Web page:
I've found that people learn best through the experiences of their peers. Although you're used to experts talking at you, you'll be able to relate better to the stories of real people, some of whom are in a personal and professional place in life similar to yours.
It's my goal to motivate you to action with these people's stories. As you read through the amazing things people are doing with their digital pictures and home movies, I hope you will think, This isn't so hard. I can do this too. In most cases, you will already have most of the technology you will need. You will be either a free download or a very small purchase (usually less than $50, and what's 50 bucks if it brings your loved ones joy and happiness?) away from taking advantage of some of the techniques presented here.
Throughout this book, I'll balance my own advice with the stories of the people introduced briefly above and of others. All of them have found their own unique way to go digital. Between my experience and their stories, you'll be able to select the tools and techniques that will bring the stories of your life to life.
The Worst Thing You Can Do Is Everything
The pages of this book are filled with tools and techniques for sharing and enjoying your photos and home movies. From experience, I know that if you try to use all, or even most, of the ideas right away, you'll be frustrated and overwhelmed, and you'll probably return your photos and movies to their original resting place: a dark spot, far from view. The doing-everything-all-at-once-is-overwhelming principle is especially true when it comes to technology, where things are usually awkward and strange at first. And since we're dealing with the precious memories of your life, it's important to pick the right tools for you, and, critically, begin with only one or two new tools or processes. Try them, get comfortable with them, see if you like them, and then move on to some others.
Which brings me to this: this may not be a book you'll read from beginning to end. You may, for example, be most interested in learning how to make great-looking prints of the digital photos being stored on your computer. If so, jump ahead to chapter 4 now. Or you may have recently bought a cell phone that takes pictures, and you want to know what you can do with them. If this is the case, move up to chapter 7. Or you may never read the chapter on camera phones because it isn't relevant to you. The point is, feel free to jump around and go through the chapters that interest you most.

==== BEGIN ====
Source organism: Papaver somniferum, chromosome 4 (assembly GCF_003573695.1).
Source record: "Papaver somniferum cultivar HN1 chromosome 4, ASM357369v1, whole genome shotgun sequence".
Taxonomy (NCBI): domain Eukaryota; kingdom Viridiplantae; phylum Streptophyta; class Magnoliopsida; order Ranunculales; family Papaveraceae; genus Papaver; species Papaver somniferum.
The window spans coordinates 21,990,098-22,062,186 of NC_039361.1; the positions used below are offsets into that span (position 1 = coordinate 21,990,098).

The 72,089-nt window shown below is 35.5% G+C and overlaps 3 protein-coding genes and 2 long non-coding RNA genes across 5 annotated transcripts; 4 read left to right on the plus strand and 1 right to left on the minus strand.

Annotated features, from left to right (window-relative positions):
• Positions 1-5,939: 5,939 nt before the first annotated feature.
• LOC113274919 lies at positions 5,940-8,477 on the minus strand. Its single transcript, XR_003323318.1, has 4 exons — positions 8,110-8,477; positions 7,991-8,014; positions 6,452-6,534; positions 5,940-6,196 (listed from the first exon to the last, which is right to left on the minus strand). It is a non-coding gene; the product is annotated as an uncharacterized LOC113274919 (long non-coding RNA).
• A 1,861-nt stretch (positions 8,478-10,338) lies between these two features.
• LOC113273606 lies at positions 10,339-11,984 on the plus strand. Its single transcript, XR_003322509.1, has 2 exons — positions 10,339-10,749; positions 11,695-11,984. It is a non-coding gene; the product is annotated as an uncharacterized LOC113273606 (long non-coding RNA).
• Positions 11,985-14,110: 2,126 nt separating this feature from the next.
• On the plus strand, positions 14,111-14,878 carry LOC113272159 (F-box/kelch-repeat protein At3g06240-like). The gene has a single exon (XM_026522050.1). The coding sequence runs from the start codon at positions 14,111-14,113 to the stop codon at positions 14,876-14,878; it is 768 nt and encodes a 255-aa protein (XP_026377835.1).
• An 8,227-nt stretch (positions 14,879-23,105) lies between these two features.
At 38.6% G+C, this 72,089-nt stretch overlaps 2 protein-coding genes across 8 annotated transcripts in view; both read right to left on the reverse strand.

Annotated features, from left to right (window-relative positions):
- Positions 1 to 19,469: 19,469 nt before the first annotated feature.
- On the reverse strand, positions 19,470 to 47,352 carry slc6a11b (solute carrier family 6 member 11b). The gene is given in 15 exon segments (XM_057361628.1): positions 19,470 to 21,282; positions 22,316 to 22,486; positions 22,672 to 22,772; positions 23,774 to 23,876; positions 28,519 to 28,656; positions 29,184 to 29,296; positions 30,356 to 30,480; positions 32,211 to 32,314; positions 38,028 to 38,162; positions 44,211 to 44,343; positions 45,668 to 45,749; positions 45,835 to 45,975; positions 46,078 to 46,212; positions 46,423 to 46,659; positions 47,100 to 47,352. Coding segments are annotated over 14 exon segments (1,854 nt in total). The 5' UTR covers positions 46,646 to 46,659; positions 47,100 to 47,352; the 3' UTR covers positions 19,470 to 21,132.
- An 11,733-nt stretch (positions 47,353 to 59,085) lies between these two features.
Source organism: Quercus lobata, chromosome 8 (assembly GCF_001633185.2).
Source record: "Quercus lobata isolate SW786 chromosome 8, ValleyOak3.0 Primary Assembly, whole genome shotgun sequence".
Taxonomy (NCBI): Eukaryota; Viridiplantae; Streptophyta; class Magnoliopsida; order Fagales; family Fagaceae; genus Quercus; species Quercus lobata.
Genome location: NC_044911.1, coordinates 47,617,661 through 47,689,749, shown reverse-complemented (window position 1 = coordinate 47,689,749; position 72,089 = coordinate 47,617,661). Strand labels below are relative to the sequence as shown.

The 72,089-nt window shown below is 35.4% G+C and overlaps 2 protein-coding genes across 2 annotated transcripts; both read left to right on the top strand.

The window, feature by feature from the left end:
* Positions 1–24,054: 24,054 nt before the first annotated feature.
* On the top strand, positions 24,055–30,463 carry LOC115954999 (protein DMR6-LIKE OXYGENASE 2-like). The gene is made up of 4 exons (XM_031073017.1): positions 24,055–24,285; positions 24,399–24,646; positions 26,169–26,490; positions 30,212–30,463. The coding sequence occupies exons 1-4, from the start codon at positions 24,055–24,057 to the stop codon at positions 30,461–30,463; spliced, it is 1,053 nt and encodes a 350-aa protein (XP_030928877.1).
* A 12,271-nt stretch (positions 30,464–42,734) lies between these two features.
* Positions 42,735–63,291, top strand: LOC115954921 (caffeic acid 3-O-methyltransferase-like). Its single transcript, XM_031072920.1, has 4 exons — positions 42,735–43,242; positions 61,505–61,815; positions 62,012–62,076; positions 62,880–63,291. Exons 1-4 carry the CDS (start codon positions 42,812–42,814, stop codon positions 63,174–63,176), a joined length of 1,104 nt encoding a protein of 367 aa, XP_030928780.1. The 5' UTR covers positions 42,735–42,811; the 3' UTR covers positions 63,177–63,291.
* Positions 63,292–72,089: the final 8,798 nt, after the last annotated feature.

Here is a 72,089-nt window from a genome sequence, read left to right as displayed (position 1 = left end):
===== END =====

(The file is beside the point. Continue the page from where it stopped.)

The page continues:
The tools and techniques for getting the most out of your photos and home videos are waiting for you in this book as you need them, when you need them. Use them at your convenience.
All or Nothing It's Not
One of my basic principles about applying technology to your life in meaningful ways is that it's not an all-or-nothing proposition. In other words--and this is a surprise to many people who read my work and hear my speeches--I don't suggest you substitute the nontechnical methods that you're currently using with high-tech, digital-age, Silicon Valley-made tools.
For most people, going digital automatically starts with a digital camera. In fact, as you read this, about 60 percent of all Americans own one. But a digital camera is not a requirement for making digital photographs. If you want to, you can easily and affordably keep using your favorite film-based camera, develop photos at your local drugstore or camera store, and scan them into your computer. (I'll cover scanning in more detail in chapter 2). And voilà! You have digital photos. . . .
Excerpted from Going Digital by Alex Goldfayn Copyright © 2006 by Alex Goldfayn. Excerpted by permission.
All rights reserved. No part of this excerpt may be reproduced or reprinted without permission in writing from the publisher.